This PDF is the current document as it appeared on Public Inspection on 05/07/2012 at 08:45 am.
By application dated March 6, 2012, a representative of the Washington State Labor Counsel, AFL-CIO, requested administrative reconsideration of the Department of Labor's negative determination regarding eligibility to apply for Trade Adjustment Assistance (TAA), applicable to workers and former workers of TMI Forest Products, Inc., Crane Creek Division, Morton, Washington (subject firm). The determination was signed on February 17, 2012. The Notice of Determination was published in the Federal Register on March 6, 2012 (77 FR 13355).
Pursuant to 29 CFR 90.18(c) reconsideration may be granted under the following circumstances:
(1) If it appears on the basis of facts not previously considered that the determination complained of was erroneous;
(2) If it appears that the determination complained of was based on a mistake in the determination of facts not previously considered; or
(3) If in the opinion of the Certifying Officer, a mis-interpretation of facts or of the law justified reconsideration of the decision.
The negative determination of the TAA petition filed on behalf of workers at the subject firm was based on the findings that the subject firm did not, during the period under investigation, shift to a foreign country production of articles like or directly competitive with the fence boards produced by the workers or acquire such production from a foreign country. Additionally, the findings revealed that the workers' separation, or threat of separation, was not related to any increase in imports, by the subject firm or its customers, of articles like or directly competitive with fence boards; and that the workers' firm is not a supplier or a downstream producer to a firm that employed a group of workers who are eligible to apply for TAA.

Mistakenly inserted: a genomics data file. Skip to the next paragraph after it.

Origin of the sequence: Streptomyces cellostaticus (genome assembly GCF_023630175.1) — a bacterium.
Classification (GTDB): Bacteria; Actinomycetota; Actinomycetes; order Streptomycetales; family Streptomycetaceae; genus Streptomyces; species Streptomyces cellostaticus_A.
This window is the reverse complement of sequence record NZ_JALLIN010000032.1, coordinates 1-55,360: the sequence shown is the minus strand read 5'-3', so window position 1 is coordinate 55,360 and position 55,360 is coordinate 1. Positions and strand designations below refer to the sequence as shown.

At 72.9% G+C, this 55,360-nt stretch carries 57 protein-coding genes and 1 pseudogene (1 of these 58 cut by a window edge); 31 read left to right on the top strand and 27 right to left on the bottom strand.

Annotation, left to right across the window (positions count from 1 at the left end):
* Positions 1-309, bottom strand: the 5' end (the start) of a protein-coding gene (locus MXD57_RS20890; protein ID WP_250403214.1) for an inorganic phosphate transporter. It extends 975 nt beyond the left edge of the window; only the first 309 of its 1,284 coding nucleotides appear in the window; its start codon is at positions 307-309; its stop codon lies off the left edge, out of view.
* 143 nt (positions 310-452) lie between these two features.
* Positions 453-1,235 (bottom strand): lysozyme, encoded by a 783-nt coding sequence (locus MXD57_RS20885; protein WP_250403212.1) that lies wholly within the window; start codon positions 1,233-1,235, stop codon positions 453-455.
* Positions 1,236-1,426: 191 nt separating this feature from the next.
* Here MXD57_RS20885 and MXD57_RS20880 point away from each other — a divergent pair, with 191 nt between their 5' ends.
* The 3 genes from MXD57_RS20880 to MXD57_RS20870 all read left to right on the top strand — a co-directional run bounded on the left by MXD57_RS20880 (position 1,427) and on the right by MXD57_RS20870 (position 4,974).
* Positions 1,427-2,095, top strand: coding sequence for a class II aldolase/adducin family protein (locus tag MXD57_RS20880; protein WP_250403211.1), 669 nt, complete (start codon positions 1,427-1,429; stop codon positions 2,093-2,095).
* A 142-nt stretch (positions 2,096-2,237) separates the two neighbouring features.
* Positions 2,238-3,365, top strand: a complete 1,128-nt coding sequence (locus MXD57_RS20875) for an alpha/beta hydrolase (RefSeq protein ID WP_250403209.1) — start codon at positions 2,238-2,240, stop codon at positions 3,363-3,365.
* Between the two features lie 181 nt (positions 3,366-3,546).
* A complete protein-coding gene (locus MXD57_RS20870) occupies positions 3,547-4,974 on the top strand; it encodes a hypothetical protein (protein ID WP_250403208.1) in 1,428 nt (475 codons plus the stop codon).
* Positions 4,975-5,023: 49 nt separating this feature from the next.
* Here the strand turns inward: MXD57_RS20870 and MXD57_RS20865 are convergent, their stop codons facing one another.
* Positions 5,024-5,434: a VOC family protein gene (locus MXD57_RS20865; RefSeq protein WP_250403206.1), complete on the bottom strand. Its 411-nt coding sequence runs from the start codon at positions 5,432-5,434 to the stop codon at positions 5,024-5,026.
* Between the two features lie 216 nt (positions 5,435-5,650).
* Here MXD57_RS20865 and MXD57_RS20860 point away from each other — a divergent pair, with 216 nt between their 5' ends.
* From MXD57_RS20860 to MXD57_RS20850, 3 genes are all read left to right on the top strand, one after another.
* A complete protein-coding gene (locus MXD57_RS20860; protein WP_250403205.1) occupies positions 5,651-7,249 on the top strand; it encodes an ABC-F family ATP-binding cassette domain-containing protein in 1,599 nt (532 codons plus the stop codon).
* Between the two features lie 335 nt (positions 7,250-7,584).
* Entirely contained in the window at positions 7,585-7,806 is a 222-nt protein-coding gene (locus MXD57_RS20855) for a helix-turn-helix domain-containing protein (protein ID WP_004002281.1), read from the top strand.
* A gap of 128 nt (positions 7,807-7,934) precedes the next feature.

In the request for reconsideration, the petitioner stated that worker separations are attributable to increased import competition of articles like or directly competitive with the fence boards produced by the workers, to foreign competition of raw material used in the production of fence boards, and to the Canadian practice of using Bark Beetle affected timber. The documentation supplied by the petitioner included import and export data, news and opinion articles, printed web pages, and a copy of a certification of another fencing company (based on increased imports by that company's major declining customers).
The Department has carefully reviewed the petitioner's allegations and support documentation, as well as previously-submitted information.
The petitioner did not supply facts not previously considered; nor provide additional documentation indicating that there was either (1) a mistake in the determination of facts not previously considered or (2) a misinterpretation of facts or of the law justifying reconsideration of the initial determination. Based on these findings, the Department determines that 29 CFR 90.18(c) has not been met.
After careful review of the application and investigative findings, I conclude that there has been no error or misinterpretation of the law or of the facts which would justify reconsideration of the Department of Labor's prior decision. Accordingly, the application is denied.
Signed in Washington, DC, this 24th day of April 2012.
Del Min Amy Chen,
Certifying Officer, Office of Trade Adjustment Assistance.
[FR Doc. 2012-11056 Filed 5-7-12; 8:45 am]
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